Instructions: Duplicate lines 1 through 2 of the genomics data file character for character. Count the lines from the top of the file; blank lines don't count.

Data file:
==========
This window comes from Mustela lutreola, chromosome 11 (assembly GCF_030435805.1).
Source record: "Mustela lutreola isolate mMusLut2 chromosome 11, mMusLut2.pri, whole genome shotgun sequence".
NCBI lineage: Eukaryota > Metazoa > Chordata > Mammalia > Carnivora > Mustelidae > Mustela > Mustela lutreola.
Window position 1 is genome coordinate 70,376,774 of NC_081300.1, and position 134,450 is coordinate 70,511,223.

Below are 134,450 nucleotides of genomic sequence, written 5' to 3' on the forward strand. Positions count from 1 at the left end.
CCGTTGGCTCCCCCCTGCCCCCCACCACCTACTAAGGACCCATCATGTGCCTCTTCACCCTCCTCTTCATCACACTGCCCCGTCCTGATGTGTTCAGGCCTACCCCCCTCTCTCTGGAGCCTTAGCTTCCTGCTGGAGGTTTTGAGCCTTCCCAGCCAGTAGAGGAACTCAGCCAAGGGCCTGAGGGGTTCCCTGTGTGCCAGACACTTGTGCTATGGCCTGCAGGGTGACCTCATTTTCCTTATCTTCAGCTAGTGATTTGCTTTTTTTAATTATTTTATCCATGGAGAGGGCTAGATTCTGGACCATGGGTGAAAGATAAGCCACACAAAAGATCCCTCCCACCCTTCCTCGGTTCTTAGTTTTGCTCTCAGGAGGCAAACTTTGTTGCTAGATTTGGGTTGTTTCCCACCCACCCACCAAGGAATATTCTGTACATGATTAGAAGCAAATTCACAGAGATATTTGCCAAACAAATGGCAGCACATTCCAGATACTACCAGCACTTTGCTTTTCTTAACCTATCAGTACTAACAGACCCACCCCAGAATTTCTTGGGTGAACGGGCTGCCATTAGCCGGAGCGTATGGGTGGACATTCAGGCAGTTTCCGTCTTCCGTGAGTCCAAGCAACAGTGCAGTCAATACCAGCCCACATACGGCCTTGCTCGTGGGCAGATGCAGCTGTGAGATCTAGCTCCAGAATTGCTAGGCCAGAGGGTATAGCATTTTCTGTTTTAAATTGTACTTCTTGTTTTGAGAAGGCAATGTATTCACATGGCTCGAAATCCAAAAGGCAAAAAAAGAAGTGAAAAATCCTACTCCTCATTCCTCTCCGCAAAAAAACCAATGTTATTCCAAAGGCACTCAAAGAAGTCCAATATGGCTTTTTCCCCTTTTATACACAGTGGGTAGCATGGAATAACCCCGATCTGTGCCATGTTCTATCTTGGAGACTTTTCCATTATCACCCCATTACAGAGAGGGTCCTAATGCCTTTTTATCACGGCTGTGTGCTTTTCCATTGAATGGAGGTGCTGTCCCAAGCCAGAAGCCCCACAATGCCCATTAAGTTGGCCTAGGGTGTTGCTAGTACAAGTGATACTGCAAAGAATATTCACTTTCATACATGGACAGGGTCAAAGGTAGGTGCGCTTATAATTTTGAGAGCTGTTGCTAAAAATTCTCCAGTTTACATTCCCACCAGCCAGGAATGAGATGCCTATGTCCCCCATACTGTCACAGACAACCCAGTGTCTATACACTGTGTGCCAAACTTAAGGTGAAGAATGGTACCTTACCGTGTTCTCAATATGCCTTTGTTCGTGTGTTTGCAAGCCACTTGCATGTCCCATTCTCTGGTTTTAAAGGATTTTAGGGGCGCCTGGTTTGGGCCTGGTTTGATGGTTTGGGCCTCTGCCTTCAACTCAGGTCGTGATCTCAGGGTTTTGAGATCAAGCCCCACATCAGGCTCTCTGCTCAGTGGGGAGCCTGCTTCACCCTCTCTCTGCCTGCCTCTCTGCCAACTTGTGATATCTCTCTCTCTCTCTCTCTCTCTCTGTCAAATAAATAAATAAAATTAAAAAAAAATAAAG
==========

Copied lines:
This window comes from Mustela lutreola, chromosome 11 (assembly GCF_030435805.1).
Source record: "Mustela lutreola isolate mMusLut2 chromosome 11, mMusLut2.pri, whole genome shotgun sequence".